"Friends, Romans, countrymen, lend me your ears!"
It is one of the most famous lines of Shakespeare and is often quoted. But here's my problem with it:
What does it mean? Who sad it? Why was it said?
Too often people pick out one line of an entire play and remember it. "To be or not to be", "All the world's a stage", these are lines we hear, we know, but if I was to ask the context most people could not tell me.
And this is what we do to Scripture waaaay too much. We know a single line, a single verse, we have it memorized and we know it backwards and forwards, but we don't know what the line is before or the line after. We don't know where Jesus was when He said the verse we're quoting, who He was talking to or what the main point of His entire conversation was. Many times we don't even know where the verse is to go back and find it to look up what it really means.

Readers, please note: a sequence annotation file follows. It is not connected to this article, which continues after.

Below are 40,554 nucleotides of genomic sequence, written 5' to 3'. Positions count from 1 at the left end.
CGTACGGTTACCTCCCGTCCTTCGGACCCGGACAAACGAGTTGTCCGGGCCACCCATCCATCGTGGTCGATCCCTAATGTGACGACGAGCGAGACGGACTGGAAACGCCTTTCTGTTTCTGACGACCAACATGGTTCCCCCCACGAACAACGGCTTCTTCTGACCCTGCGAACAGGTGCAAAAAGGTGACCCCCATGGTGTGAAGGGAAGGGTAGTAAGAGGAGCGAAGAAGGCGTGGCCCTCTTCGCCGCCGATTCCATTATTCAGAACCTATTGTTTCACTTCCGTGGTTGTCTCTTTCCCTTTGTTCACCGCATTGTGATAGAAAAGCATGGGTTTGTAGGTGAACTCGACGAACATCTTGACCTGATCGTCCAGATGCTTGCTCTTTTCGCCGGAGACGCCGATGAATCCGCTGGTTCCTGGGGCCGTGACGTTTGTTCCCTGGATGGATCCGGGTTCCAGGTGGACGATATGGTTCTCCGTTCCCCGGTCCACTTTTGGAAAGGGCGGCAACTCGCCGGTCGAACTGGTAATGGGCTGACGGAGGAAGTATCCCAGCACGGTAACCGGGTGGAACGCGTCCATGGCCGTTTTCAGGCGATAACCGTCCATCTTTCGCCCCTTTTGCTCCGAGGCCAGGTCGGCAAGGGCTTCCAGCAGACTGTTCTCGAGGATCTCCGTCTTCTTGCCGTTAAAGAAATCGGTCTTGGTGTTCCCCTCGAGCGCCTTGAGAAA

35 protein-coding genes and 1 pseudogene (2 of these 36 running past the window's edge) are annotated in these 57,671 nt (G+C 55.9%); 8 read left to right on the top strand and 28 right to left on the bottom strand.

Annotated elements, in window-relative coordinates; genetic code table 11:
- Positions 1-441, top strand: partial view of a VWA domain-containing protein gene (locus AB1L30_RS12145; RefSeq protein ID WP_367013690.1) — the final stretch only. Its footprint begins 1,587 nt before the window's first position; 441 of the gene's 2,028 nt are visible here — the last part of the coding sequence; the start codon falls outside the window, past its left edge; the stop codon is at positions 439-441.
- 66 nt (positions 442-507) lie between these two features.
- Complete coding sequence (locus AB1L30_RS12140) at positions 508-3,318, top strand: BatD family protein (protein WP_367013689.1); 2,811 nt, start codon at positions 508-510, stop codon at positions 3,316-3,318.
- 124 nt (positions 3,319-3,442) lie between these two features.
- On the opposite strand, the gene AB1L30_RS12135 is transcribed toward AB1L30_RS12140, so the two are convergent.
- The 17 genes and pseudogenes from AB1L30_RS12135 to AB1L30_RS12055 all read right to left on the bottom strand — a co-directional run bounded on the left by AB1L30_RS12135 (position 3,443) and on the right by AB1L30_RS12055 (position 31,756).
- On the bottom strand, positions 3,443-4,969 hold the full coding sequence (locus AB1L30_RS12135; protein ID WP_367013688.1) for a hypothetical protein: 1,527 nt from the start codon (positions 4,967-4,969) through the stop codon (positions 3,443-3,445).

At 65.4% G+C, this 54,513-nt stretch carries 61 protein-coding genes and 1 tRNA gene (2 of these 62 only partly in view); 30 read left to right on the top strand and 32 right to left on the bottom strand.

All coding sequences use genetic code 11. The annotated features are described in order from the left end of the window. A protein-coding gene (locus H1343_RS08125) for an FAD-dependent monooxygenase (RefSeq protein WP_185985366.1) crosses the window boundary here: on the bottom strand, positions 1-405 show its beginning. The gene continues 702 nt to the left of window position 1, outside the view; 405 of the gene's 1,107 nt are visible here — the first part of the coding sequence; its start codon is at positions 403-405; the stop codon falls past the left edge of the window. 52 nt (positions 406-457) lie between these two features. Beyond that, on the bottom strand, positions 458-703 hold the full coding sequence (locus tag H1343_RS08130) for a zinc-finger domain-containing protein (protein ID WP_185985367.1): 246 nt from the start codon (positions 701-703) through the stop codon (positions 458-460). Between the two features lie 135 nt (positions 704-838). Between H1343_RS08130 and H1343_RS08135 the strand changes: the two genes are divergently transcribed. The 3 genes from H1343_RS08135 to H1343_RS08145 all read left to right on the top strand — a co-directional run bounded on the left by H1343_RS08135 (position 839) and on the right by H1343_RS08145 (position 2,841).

There's a danger in taking one line out of the context of the whole conversation, the whole day of events even. If we really want to know what God is saying in His Word, we need to read more and understand more than the single line.
By the way, the line at the beginning, it was used by Marc Anthony. It was also a parody of an earlier line of Brutus, making fun of him but also showing his intelligence, talking to the people about Brutus' murder of Caesar. It was a counterpoint to Brutus' speech and lead into a discussion on politics and right and wrong. When was the last time you heard that line used in context...?